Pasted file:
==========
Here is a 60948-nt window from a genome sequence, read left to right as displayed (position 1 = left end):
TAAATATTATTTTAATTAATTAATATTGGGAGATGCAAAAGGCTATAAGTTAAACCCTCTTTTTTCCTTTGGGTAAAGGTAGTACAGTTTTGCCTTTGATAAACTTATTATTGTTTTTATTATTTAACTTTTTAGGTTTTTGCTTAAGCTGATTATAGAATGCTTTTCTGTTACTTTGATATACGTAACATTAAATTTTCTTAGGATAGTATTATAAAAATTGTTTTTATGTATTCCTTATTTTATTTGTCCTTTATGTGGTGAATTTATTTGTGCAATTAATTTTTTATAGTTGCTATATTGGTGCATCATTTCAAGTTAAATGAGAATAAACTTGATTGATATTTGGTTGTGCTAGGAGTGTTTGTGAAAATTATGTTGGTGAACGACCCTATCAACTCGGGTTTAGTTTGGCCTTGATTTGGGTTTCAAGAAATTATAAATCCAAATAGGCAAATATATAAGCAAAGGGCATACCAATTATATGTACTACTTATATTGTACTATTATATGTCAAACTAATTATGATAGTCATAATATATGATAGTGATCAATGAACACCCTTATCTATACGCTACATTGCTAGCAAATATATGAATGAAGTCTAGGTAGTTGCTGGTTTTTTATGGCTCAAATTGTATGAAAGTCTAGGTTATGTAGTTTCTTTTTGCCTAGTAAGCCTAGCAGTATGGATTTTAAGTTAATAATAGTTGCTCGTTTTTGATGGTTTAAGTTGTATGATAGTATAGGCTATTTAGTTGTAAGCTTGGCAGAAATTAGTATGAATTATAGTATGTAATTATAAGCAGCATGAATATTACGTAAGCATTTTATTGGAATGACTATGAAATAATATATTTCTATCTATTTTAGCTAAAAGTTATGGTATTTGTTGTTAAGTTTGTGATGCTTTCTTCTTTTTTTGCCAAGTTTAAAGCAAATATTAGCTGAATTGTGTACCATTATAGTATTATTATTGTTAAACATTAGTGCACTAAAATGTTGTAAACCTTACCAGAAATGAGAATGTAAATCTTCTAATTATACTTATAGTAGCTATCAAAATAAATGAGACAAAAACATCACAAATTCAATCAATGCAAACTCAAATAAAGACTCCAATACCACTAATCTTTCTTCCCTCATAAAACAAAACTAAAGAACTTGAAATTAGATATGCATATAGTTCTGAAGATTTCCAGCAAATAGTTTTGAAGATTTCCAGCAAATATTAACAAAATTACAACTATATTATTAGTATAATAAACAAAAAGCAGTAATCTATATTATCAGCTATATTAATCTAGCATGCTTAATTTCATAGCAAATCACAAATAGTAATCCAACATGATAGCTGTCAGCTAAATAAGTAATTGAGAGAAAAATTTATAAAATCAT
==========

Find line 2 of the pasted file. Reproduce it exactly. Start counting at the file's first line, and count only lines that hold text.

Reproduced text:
TAAATATTATTTTAATTAATTAATATTGGGAGATGCAAAAGGCTATAAGTTAAACCCTCTTTTTTCCTTTGGGTAAAGGTAGTACAGTTTTGCCTTTGATAAACTTATTATTGTTTTTATTATTTAACTTTTTAGGTTTTTGCTTAAGCTGATTATAGAATGCTTTTCTGTTACTTTGATATACGTAACATTAAATTTTCTTAGGATAGTATTATAAAAATTGTTTTTATGTATTCCTTATTTTATTTGTCCTTTATGTGGTGAATTTATTTGTGCAATTAATTTTTTATAGTTGCTATATTGGTGCATCATTTCAAGTTAAATGAGAATAAACTTGATTGATATTTGGTTGTGCTAGGAGTGTTTGTGAAAATTATGTTGGTGAACGACCCTATCAACTCGGGTTTAGTTTGGCCTTGATTTGGGTTTCAAGAAATTATAAATCCAAATAGGCAAATATATAAGCAAAGGGCATACCAATTATATGTACTACTTATATTGTACTATTATATGTCAAACTAATTATGATAGTCATAATATATGATAGTGATCAATGAACACCCTTATCTATACGCTACATTGCTAGCAAATATATGAATGAAGTCTAGGTAGTTGCTGGTTTTTTATGGCTCAAATTGTATGAAAGTCTAGGTTATGTAGTTTCTTTTTGCCTAGTAAGCCTAGCAGTATGGATTTTAAGTTAATAATAGTTGCTCGTTTTTGATGGTTTAAGTTGTATGATAGTATAGGCTATTTAGTTGTAAGCTTGGCAGAAATTAGTATGAATTATAGTATGTAATTATAAGCAGCATGAATATTACGTAAGCATTTTATTGGAATGACTATGAAATAATATATTTCTATCTATTTTAGCTAAAAGTTATGGTATTTGTTGTTAAGTTTGTGATGCTTTCTTCTTTTTTTGCCAAGTTTAAAGCAAATATTAGCTGAATTGTGTACCATTATAGTATTATTATTGTTAAACATTAGTGCACTAAAATGTTGTAAACCTTACCAGAAATGAGAATGTAAATCTTCTAATTATACTTATAGTAGCTATCAAAATAAATGAGACAAAAACATCACAAATTCAATCAATGCAAACTCAAATAAAGACTCCAATACCACTAATCTTTCTTCCCTCATAAAACAAAACTAAAGAACTTGAAATTAGATATGCATATAGTTCTGAAGATTTCCAGCAAATAGTTTTGAAGATTTCCAGCAAATATTAACAAAATTACAACTATATTATTAGTATAATAAACAAAAAGCAGTAATCTATATTATCAGCTATATTAATCTAGCATGCTTAATTTCATAGCAAATCACAAATAGTAATCCAACATGATAGCTGTCAGCTAAATAAGTAATTGAGAGAAAAATTTATAAAATCAT